While it's tempting to paint this as an academic debate - open source versus closed source - it's really about money. It's about profit and margins.

Chris "Monty" Montgomery - director of the Xiph.org Foundation, which sits behind Ogg Vorbis and Ogg Theora for music and video - said that the reason people should get behind open source is not philosophical. It's financial.

Hardware and software makers and internet service providers pay expensive fees to use MP3 or H.264. And those charging the fees - Thompson on MP3 and MPEG LA on H.264 - can always increase them. Some outfits opt for open source simply to avoid these fees. "The people...standing behind Ogg are doing it for a profit motive," Montgomery said bluntly.

One of those is Opera Software, whose latest browser - Opera 10.50 - gives you HTML5 video via the Ogg Theora video codec. Opera's chief technology officer Hakon Wium Lie supports open standards like Ogg because they mean companies don't have to pay a license that damages profits and margins. Opera is not an open-source browser. Ogg just makes business sense.

The Essential Guide to IT Transformation

More from The Register

next story
BBC goes offline in MASSIVE COCKUP: Stephen Fry partly muzzled
Auntie tight-lipped as major outage rolls on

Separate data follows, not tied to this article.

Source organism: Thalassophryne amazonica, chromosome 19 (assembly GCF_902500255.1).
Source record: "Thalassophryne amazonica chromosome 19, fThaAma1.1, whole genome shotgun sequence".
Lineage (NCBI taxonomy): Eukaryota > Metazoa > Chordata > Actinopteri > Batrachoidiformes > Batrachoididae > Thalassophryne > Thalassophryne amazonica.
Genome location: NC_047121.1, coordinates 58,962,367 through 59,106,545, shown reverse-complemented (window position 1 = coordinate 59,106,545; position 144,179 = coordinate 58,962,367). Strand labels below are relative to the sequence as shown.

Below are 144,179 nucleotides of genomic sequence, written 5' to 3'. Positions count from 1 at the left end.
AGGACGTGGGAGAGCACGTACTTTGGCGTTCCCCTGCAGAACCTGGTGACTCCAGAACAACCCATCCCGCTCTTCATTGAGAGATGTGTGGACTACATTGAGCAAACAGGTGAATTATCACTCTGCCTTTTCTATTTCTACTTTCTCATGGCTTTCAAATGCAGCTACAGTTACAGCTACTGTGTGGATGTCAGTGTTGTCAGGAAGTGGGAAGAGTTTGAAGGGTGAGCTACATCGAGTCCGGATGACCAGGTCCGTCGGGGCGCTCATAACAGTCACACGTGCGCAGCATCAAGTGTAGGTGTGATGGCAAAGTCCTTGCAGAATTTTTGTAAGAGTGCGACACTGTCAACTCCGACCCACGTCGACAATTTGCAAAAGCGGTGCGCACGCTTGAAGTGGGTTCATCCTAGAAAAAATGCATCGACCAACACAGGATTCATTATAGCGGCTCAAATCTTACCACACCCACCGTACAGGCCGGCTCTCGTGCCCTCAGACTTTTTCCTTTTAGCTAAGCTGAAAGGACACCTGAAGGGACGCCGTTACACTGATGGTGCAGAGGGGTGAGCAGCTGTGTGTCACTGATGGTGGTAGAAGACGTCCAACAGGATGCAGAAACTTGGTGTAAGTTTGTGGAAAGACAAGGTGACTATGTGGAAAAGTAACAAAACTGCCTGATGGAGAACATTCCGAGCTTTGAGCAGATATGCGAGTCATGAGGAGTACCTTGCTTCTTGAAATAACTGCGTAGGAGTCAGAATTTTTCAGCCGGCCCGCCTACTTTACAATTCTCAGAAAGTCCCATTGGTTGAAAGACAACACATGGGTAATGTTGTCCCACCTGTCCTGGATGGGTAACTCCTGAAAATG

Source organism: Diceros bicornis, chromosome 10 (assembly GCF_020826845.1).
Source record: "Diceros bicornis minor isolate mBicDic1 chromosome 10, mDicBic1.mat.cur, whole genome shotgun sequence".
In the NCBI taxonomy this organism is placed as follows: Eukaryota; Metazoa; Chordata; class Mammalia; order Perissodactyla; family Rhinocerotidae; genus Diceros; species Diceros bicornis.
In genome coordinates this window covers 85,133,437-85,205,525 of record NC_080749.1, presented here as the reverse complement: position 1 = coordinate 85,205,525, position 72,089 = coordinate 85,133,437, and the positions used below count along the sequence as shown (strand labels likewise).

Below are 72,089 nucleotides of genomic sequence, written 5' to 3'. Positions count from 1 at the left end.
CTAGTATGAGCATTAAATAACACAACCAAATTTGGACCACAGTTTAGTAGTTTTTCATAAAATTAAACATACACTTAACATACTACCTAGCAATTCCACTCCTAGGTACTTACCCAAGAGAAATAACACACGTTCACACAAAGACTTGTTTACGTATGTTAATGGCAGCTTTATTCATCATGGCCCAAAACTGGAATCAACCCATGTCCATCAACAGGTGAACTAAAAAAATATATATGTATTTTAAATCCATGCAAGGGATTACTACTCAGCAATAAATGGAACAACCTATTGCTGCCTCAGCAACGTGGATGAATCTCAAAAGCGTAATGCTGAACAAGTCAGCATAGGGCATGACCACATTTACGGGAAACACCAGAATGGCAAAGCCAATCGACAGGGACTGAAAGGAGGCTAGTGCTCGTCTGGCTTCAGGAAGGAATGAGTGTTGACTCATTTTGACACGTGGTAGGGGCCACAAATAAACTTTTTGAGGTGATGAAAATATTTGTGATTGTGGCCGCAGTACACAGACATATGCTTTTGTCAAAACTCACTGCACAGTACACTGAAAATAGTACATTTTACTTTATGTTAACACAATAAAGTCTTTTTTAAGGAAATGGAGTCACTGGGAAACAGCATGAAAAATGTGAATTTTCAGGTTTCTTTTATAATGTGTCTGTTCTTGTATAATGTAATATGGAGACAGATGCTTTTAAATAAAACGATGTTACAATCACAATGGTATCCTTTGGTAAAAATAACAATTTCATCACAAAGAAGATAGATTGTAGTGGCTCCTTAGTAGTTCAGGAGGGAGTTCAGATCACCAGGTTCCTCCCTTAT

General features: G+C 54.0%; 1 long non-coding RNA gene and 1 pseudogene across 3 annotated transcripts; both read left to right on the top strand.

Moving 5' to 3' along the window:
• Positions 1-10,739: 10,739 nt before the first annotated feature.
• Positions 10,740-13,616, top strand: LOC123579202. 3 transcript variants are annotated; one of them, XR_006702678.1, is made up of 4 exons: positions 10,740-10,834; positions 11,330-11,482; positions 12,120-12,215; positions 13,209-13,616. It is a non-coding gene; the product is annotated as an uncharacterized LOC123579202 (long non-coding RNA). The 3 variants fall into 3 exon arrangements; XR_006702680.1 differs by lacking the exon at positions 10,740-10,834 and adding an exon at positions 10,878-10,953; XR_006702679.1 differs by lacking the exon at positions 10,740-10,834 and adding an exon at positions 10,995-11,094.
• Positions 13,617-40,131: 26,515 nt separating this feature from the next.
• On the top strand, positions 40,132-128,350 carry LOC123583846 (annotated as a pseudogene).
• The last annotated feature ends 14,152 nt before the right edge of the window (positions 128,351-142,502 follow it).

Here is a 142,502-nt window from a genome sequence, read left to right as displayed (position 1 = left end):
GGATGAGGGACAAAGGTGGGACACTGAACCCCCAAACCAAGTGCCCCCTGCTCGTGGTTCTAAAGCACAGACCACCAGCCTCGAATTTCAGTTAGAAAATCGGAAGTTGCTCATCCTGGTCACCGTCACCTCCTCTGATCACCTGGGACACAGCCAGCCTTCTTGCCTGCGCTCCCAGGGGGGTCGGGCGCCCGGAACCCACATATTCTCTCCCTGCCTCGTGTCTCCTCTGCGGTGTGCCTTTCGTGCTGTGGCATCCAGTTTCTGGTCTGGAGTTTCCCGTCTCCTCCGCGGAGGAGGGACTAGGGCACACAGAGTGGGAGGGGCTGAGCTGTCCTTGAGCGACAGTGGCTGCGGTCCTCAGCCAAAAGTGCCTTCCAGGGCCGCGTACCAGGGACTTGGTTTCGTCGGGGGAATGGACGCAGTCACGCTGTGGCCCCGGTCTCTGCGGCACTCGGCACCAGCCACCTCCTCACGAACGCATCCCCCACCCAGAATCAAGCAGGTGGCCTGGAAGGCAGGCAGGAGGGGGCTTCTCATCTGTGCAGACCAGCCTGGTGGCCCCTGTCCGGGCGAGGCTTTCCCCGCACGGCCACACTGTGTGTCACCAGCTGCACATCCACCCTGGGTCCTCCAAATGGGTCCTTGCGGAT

iPad? More like iFAD: We reveal why Apple fell into IBM's arms
But never fear fanbois, you're still lapping up iPhones, Macs
Sonos AXES support for Apple's iOS4 and 5
Want to use your iThing? You can't - it's too old
Stick a 4K in them: Super high-res TVs are DONE
4,000 pixels is niche now... Don't say we didn't warn you
Philip K Dick 'Nazi alternate reality' story to be made into TV series
Amazon Studios, Ridley Scott firm to produce The Man in the High Castle
There's NOTHING on TV in Europe – American video DOMINATES
Even France's mega subsidies don't stop US content onslaught
You! Pirate! Stop pirating, or we shall admonish you politely. Repeatedly, if necessary
And we shall go about telling people you smell. No, not really
Too many IT conferences to cover? MICROSOFT to the RESCUE!
Yet more word of cuts emerges from Redmond
Joe Average isn't worth $10 a year to Mark Zuckerberg
The Social Network deflates the PC resurgence with mobile-only usage prediction
prev story

Whitepapers

Implementing global e-invoicing with guaranteed legal certainty
Explaining the role local tax compliance plays in successful supply chain management and e-business and how leading global brands are addressing this.
The Essential Guide to IT Transformation
ServiceNow discusses three IT transformations that can help CIO's automate IT services to transform IT and the enterprise.
Consolidation: The Foundation for IT Business Transformation
In this whitepaper learn how effective consolidation of IT and business resources can enable multiple, meaningful business benefits.
How modern custom applications can spur business growth
Learn how to create, deploy and manage custom applications without consuming or expanding the need for scarce, expensive IT resources.
Build a business case: developing custom apps
Learn how to maximize the value of custom applications by accelerating and simplifying their development.